Lateral Leg Swings: Bring your right leg slightly in front of your body, swing out to your right side, and then swing across your body. If needed, hold on to a wall or chair for stability. Do ten to fifteen repetitions and then repeat on the other leg.

Hip Circles: Stand in a neutral position with your hands on your hips. Slowly circle your hips to the front, around to the right, back, and to the left. Repeat ten times, and then reverse the motion for ten repetitions.

Half Squats: Stand with your knees hip-width apart. Squeeze your glutes and lower down and back into a slight squat. While keeping your glutes engage, return to standing. Repeat for ten to fifteen repetitions, increasing your range of motion as you progress.

High Knees: Stand with your knees hip-width apart and your arms bent at right angles by your side (as if you were about to start running). Slowly raise your right knee up to hip height, return to start, and repeat with your left knee. Repeat for ten to fifteen repetitions for each leg.

Butt Kicks: Stand with your knees hip-width apart and your arms bent at the elbows. Raise your right foot up and back, as if you were going to kick yourself in the butt. Lower down and repeat with your left leg; repeat for ten to fifteen kicks for each leg.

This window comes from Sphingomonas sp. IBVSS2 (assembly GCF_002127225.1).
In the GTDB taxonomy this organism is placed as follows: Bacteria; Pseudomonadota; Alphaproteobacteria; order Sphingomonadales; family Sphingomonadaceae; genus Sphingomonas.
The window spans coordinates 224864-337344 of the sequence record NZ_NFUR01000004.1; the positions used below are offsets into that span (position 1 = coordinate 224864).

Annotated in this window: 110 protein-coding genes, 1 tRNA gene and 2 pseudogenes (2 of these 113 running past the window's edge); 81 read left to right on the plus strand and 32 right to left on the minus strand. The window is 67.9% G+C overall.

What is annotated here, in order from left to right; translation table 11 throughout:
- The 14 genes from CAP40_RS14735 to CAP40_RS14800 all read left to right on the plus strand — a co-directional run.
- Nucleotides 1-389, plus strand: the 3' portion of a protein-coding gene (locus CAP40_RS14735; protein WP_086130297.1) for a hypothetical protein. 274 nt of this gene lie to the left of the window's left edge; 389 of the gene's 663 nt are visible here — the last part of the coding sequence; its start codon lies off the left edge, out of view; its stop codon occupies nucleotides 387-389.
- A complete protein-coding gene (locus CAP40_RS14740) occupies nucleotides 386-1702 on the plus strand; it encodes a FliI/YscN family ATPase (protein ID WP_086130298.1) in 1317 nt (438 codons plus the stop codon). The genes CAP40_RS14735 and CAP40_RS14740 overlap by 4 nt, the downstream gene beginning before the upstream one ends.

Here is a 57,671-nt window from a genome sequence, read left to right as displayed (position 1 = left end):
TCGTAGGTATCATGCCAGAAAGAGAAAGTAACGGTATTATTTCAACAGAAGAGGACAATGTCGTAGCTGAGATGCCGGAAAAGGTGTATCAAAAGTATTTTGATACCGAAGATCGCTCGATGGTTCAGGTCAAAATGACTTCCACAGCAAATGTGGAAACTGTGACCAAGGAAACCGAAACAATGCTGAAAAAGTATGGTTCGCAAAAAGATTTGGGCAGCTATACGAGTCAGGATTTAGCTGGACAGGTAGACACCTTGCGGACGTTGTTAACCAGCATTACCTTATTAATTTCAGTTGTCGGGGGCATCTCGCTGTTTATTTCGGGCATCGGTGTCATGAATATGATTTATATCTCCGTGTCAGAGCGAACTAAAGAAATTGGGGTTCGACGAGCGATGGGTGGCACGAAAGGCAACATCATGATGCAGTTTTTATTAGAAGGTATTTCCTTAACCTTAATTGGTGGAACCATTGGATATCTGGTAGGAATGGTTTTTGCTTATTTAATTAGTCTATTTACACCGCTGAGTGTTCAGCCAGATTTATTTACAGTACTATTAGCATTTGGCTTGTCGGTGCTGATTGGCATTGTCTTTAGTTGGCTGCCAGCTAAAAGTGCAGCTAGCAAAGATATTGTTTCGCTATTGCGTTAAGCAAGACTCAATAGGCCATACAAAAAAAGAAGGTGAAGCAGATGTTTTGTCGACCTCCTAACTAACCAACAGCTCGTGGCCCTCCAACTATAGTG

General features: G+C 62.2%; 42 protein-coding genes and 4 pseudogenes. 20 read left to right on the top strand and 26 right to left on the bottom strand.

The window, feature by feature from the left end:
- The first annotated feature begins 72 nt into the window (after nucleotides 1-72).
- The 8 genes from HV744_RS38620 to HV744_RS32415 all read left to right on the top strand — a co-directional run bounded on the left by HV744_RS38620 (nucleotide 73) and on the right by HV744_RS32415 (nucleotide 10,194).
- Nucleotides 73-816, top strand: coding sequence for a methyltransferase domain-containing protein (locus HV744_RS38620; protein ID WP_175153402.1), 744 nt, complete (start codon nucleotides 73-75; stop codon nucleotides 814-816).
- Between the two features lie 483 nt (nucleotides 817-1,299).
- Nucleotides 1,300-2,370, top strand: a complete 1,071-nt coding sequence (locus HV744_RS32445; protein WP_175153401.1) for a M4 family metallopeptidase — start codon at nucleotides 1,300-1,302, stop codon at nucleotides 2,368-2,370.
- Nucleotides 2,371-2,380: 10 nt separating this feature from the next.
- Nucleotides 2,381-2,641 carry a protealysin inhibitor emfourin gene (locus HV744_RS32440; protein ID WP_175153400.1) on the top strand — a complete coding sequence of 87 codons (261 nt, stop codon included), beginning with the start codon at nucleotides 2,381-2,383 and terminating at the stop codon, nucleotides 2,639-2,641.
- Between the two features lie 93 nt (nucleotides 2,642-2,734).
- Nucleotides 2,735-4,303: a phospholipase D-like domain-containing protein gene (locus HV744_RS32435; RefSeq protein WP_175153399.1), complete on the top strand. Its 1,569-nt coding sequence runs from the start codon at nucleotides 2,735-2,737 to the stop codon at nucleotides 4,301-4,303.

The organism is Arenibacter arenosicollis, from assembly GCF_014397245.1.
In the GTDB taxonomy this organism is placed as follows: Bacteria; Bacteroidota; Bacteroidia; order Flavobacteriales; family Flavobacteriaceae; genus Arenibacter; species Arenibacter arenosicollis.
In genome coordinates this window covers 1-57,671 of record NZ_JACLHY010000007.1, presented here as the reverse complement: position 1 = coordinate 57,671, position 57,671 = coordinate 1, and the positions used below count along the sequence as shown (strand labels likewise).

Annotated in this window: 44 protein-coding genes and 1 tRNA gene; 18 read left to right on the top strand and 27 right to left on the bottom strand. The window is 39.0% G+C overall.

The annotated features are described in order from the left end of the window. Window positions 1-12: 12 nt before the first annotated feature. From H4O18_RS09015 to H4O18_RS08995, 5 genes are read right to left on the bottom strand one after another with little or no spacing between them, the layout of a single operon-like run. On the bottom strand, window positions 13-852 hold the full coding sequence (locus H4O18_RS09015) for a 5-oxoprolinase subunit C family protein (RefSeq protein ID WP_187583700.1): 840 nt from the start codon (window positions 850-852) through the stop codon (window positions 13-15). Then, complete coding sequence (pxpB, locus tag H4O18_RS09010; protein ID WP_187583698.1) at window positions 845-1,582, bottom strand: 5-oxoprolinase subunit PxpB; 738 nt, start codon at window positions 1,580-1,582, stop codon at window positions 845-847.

If you are doing a tempo run or speed workout, follow these stretches up with 1-2 miles of easy running. 

Questions of the Day:
How was your Labor Day?
How do you warm up for a run?

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16 Responses

  1. I use alot of these dynamics stretches before a run as well. It definitely feels good to get the muscles moving, but I haven’t static stretched before a run in years! It’s funny because I still see so many people doing it before races (including my husband…).

    1. I see a lot of people doing it also! I think elementary and high school gym classes had students do it (at least Ryan’s and my did, and we were in different parts of the country), so it seems to be ingrained in people’s minds.

  2. I do a combo of some static stretches and mostlly dynamic stretches. We do these types of moves with the group before our runs. I do a lot a glute activation exercises and other things to warm up my ankles

  3. I’m pretty horrible and actually use my walk down four flights of stairs, down my parking garage ramp as my pre-run warm up. Sometimes I will do a quad stretch, or hamstring hang, but it’s usually just until my watch syncs. I should really get better at warming up…

  4. I only warm up for runs at the track and before a race, otherwise I never warm up or stretch. I know, I AM A BAD EXAMPLE. I don’t get injured though, and I’ve been logging massive miles for years, so I’m just going to go with it. My non-stretching ways will catch up with me one day I’m sure. :/

    1. I have a sneaking suspicion we should all follow your example, because (a) no injuries and (b) can you teach me how to be that fast? I do think no stretching is better than static stretching before a run, so I’m pretty sure you’re going to be outrunning all of us for a long, long time.

    1. It really amazes me how many people do it! I did it until a few years back when I read that it could cause injury. I think the way PE class was taught for several years made us think we need to stretch before anything else.